• Like the rest of the RBs on this list, Ballage is also going in the same range as a season ago, even though he definitely didn’t fit the overperforming category. This is an opportunity and athleticism play, but the best RB on the team may be a lowly, late-round rookie. Keep the name Myles Gaskin in mind.4 He faces fewer obstacles than Lindsay did a season ago.

The Rookie Wild Cards

No. 6 Darrell Henderson

How Explosive Is He? Henderson managed only a 4.49 forty at this year’s combine, but he averaged 8.0 yards per carry over each of his final two seasons at Memphis. Jordan Hoover explains why that’s only one of many reasons to expect his long runs to translate to the NFL.

2019 ADP: RB33

No. 7 Justice Hill

How Explosive Is He? As an athlete, Hill was the crown jewel of the 2019 RB class.

2019 ADP: RB52

No. 8 Darwin Thompson

How Explosive Is He? Devin McIntyre has you covered when it comes to how Thompson crushed his pro day. He’s my pick to follow closely in the footsteps of Ekeler, Breida, and Lindsay, using the combine snub as immediate NFL fuel. The Chiefs freakish rookie scored on almost 10% of his touches last year at Utah State and added an implausible 15.3 yards per reception.

2019 ADP: RB65

  • Henderson’s ADP has gotten fairly rich with the scuttlebutt surrounding Todd Gurley’s arthritic knee. He’s now just slightly less expensive than Cohen and will need to immediately fill that type of role to be a good risk. The Rams have labeled him their version of Alvin Kamara, an enthusiastic viewpoint that illustrates the ridiculous upside. When I miss on Henderson in drafts, it’s usually by only a handful of picks.
  • In a class of disappointing athletes, Hill’s test results offer a welcome fit with his on-field exploits. No 2019 rookie was more fun to watch in college and few land in such a prime location. Hill gets the ADP shield of Mark Ingram’s presence, but he should quickly emerge as the best complement to Lamar Jackson. Although he’s been unfortunately popular in my leagues, Hill is an easy pick 10 slots ahead of positional ADP.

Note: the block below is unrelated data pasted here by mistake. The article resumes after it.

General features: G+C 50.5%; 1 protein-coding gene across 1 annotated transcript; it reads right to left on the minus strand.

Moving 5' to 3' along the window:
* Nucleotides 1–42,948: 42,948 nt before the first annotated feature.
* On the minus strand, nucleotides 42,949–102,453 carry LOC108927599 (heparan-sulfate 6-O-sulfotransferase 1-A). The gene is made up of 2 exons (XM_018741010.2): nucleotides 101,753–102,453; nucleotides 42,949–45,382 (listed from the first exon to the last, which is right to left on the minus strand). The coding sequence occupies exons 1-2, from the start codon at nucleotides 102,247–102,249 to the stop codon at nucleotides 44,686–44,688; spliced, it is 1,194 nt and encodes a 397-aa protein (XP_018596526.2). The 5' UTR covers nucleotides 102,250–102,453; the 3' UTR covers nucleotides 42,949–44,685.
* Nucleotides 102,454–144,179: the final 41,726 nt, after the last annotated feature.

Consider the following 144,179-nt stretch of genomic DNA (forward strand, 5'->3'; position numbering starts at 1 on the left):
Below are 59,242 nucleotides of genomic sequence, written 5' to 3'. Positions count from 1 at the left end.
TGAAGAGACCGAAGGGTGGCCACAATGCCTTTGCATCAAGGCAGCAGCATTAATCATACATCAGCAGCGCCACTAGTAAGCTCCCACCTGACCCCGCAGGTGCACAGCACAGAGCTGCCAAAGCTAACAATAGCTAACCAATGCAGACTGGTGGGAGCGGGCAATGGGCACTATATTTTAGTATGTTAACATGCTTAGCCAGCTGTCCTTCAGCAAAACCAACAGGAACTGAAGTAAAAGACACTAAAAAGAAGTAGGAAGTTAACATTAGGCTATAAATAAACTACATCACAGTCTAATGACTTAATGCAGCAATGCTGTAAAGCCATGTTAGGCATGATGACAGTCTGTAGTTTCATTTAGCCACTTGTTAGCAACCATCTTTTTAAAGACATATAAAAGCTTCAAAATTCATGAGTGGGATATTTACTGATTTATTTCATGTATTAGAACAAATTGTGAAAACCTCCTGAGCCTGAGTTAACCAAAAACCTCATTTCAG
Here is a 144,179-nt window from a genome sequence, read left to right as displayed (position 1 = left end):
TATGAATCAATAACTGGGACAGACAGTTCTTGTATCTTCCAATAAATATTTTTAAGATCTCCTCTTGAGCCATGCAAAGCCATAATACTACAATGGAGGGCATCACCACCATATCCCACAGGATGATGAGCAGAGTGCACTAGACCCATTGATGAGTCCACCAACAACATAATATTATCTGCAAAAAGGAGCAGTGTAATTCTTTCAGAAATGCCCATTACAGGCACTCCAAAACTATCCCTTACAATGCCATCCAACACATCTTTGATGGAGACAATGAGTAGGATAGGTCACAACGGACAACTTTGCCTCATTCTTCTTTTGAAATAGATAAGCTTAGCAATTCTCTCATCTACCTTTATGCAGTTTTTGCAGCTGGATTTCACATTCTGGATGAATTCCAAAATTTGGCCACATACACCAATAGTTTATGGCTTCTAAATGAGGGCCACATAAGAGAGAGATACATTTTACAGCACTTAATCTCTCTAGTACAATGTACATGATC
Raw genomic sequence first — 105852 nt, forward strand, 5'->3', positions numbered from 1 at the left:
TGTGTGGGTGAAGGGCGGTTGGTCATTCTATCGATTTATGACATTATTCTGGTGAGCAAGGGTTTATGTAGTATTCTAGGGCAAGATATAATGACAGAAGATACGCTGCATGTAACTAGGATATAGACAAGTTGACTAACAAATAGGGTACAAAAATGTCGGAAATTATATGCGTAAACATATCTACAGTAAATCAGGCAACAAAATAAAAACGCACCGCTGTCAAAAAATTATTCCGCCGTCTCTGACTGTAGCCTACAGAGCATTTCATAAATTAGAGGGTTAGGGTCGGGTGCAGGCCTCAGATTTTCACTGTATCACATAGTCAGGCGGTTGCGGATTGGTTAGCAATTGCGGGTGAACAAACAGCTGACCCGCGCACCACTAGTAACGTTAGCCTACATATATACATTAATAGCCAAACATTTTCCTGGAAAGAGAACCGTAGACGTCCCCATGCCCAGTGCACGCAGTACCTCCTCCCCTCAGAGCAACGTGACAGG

• Thompson is the one guy I had to have late in the MFL10 of Death. It’ll probably seem silly in six months when Damien Williams is finishing the year as the overall RB1 in fantasy, but you can never have enough late-round ownership of your pet players.5
Image Credit: Tom Walko/Icon Sportswire. Pictured: Austin Ekeler.

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  1. Jamaal Charles, Chris Johnson, C.J. Spiller, and Ray Rice are among the small backs with big time athleticism who have led some of my high stakes teams to serious paydays.  (back)
  2. Check out 5 High-Upside Flyers to Target Late in Your Rookie Drafts to find out my recommendations for the next Lindsay, Jones, and Mack.  (back)
  3. I grabbed some of the notes on their explosion from that article.  (back)
  4. With four consecutive seasons over 1,300 yards from scrimmage, he’s the one back on this team who’s actually been a legitimate on-field producer.  (back)
  5. At this point a season ago, we were encouraging folks to keep an eye on Phillip Lindsay. You never kick yourself later for having too much of a good thing.  (back)